Archive for the ‘Cases’ Category

CVSG Filed in Commil: Is This Yet Another “Fundamental Misunderstanding” of Patent Law by the Federal Circuit?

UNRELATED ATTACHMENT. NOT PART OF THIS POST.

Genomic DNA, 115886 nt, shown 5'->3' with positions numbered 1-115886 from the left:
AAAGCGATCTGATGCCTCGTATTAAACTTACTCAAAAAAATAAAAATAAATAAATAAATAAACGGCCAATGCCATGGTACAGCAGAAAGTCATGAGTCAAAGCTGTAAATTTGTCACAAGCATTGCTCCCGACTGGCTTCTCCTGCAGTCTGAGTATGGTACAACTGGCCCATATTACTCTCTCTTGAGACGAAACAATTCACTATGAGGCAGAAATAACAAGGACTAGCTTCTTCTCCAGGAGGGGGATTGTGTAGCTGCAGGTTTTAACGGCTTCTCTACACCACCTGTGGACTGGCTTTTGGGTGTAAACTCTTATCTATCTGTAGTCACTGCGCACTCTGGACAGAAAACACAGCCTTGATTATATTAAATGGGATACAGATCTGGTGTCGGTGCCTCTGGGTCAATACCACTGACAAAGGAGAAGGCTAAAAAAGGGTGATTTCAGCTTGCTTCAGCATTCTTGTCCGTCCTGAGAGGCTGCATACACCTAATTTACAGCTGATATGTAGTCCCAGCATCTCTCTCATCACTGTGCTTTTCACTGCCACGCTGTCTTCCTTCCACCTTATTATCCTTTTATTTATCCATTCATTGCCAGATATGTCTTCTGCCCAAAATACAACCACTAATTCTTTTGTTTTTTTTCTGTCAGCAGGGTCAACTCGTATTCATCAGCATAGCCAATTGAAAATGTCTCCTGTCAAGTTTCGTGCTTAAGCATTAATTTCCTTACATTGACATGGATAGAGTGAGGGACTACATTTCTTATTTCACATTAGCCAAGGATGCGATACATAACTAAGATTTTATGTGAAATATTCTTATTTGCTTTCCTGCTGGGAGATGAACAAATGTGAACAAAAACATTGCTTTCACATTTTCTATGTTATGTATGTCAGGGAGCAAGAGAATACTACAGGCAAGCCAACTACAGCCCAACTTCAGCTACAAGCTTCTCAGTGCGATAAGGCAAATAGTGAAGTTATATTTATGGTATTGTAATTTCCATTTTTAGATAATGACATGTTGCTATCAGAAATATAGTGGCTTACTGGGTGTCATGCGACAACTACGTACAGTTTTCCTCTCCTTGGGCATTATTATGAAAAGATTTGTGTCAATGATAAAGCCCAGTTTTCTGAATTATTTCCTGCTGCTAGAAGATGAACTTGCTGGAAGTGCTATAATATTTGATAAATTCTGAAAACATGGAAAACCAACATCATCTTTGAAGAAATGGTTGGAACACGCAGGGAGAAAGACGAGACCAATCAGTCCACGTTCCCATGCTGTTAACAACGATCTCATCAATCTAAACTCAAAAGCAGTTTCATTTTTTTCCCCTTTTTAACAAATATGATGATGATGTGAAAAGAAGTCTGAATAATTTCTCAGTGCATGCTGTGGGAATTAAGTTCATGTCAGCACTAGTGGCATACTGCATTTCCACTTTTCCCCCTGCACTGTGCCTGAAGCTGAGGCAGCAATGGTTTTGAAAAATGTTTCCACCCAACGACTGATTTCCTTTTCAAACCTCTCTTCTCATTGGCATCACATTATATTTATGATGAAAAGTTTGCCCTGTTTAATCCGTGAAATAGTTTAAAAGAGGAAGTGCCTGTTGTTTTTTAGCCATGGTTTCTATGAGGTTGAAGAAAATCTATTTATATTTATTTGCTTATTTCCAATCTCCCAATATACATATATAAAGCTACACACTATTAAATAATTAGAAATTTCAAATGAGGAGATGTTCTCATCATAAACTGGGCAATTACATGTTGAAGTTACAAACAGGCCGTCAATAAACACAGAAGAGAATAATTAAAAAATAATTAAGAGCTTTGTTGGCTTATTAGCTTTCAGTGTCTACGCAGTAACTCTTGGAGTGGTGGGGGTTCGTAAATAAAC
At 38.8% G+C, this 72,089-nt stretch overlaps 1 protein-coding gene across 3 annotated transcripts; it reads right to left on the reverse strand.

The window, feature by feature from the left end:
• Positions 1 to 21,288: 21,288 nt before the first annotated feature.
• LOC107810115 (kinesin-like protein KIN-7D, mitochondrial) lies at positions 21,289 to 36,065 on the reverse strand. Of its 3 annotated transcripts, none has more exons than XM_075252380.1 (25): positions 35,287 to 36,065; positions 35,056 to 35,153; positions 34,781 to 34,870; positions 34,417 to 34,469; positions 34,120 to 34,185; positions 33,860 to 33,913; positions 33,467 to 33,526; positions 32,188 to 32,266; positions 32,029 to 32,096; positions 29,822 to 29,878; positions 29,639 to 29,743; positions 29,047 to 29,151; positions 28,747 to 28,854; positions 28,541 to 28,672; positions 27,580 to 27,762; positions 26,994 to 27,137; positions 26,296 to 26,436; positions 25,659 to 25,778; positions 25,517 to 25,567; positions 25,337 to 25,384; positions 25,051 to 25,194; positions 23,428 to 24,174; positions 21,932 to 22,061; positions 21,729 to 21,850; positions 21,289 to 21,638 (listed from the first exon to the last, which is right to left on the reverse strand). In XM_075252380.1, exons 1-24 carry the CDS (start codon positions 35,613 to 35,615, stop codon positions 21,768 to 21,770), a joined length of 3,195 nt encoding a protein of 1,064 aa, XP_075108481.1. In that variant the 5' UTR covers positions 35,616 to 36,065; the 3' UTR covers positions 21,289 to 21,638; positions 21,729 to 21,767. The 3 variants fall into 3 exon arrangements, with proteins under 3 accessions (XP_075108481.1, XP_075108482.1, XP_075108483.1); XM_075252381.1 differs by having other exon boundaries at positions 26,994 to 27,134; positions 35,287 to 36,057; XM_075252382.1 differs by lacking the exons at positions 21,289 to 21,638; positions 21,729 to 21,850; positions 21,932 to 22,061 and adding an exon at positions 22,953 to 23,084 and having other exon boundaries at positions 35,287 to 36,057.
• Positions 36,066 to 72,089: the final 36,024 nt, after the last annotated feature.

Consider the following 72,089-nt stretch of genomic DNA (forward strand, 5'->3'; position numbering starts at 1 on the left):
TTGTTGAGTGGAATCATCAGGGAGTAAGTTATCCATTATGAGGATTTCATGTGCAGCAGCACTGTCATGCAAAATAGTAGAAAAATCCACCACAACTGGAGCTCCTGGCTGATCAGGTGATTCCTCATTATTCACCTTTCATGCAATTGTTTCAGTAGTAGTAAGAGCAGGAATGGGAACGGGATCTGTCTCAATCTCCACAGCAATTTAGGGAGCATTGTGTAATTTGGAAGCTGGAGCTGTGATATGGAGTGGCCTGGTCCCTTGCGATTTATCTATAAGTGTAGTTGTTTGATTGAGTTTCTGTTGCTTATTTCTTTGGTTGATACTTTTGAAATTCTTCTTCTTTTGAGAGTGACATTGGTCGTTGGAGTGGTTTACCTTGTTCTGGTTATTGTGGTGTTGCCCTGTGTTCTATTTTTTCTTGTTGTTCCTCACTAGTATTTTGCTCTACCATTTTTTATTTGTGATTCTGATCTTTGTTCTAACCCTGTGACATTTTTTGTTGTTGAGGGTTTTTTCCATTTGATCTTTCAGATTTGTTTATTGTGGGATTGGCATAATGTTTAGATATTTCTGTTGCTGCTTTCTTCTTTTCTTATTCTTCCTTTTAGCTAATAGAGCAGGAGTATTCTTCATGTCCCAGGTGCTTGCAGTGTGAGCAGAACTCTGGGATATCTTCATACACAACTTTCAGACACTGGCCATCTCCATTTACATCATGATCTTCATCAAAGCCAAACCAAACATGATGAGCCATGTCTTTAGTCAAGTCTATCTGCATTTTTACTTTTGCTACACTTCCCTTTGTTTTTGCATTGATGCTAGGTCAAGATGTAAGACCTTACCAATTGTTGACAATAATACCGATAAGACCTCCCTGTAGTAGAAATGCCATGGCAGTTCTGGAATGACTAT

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On June 2nd, the Supreme Court unanimously reversed the Federal Circuit’s decision in Limelight Networks, Inc. v. Akamai Technologies, Inc. The Court found a defendant could not be held liable for induced infringement of a patent under 35 U.S.C. §271(b) where there has been no infringement under §271(a). In the opinion, the Court had some harsh words for the Federal Circuit. The Court was uncertain why, despite the “simple truth” that liability for inducement must be predicated on direct infringement (to which all parties and the Federal Circuit agreed), the Federal Circuit nonetheless continued its analysis. Ultimately, the Court felt that “the Federal Circuit’s analysis fundamentally misunderstands” method patent infringement.  The amicus brief filed by the Government on October 16th in Cisco Systems, Inc. v. Commil USA, LLC suggests that if and when the Court considers the case, it might reject the Federal Circuit’s decision with comparable vigor. Commil alleged that Cisco both directly infringed and induced infringement of its method patent for hand-offs of mobile devices between base stations in a wireless network system. During the district court trial (the second, the first being reversed after an attempt to unfairly prejudice the jury by counsel for Cisco), the jury found for Commil on both issues and awarded $63.7 million in damages (with an additional $10.3 million awarded by the court for prejudgment interest and costs). On appeal, Cisco argued that the jury instruction on the claim of induced infringement used the language of negligence as opposed to instructing the jury on the higher scienter requirement the Court has adopted for induced infringement cases. Of greater importance, the Federal Circuit held that Cisco should have been able to admit evidence of its good-faith belief that the patent was invalid which bears upon the “willful knowledge” scienter requirement. As it is “axiomatic that one cannot infringe an invalid patent,” the court reasoned that a “good-faith belief of invalidity” could negate the requisite “specific” intent for induced infringement. The Federal Circuit’s support for this new defense was hardly unanimous. Judge Newman, in dissent, argued that the majority’s holding was “contrary to the principles of tort liability, codified in [§271(b)].” A subsequent petition to grant rehearing en banc was denied by a 6-5 vote in the face of two additional dissents. All five dissenting judges, led by Judge Reyna, argued that the defense is “without foundation in law and precedent.” The Government’s brief in support of granting certiorari on the issue of the good-faith defense asserted a similar position. As with the dissenting judges, the Government took issue with the good-faith defense as being “inconsistent with the text, structure, and the purposes of the relevant Patent Act provisions.” Firstly, the Government argued that patent invalidity and non-infringement of the patent are separate defenses under the Patent Act. “The validity of the patent is not an element of direct infringement” so they argued that any belief that the patent is invalid is “irrelevant” to direct infringement. Direct infringement is a strict-liability tort, so the only defense is simply that no direct infringement occurred (i.e. non-infringement). The brief was particularly concerned with the “axiomatic” proposition that one cannot infringe an invalid patent: it noted that one of the authors of the original Patent Act described the very assertion as a “nonsense statement.” An actual finding of invalidity would preclude liability for infringement, direct or induced, and not “negate the fact of infringement.” Furthermore, infringement is understood as practicing the actions which the granted patent allegedly protects, whether or not that grant should have been made by the PTO. Even if the inducer subjectively believes that the patent is invalid, inducing the conduct amounts to inducing infringement. Finally, the Government affirmed the belief held by the Federal Circuit dissenting judges that this defense would “fundamentally change” inducement suits, and not necessarily in a manner favorable to patent holders attempting to enforce their rights. Recognizing that some amount of direct patent infringement (perhaps 20 or 30 percent) cannot be enforced in a practical manner, Congress made the policy decision to allow for an induced infringement cause of action in order to provide some recourse in these situations. Recognizing that all defendants may now “quickly obtain an ‘opinion of counsel’ to support a claim of good-faith belief in invalidity,” the Government sees the potential that this defense may “substantially undermine” a primary purpose of §271(b). Amidst a clear opposition by almost half of the Federal Circuit and the US government, on top of the existing and explicit lack of trust the Supreme Court has in the Federal Circuit’s understanding of method patents (the type allegedly infringed in Commil), it would be surprising if the Court denied cert. on this issue. If the misunderstanding here is as fundamental as in Limelight (as those in opposition present it to be), the Court may soon be forcefully overruling another Federal Circuit inducement decision.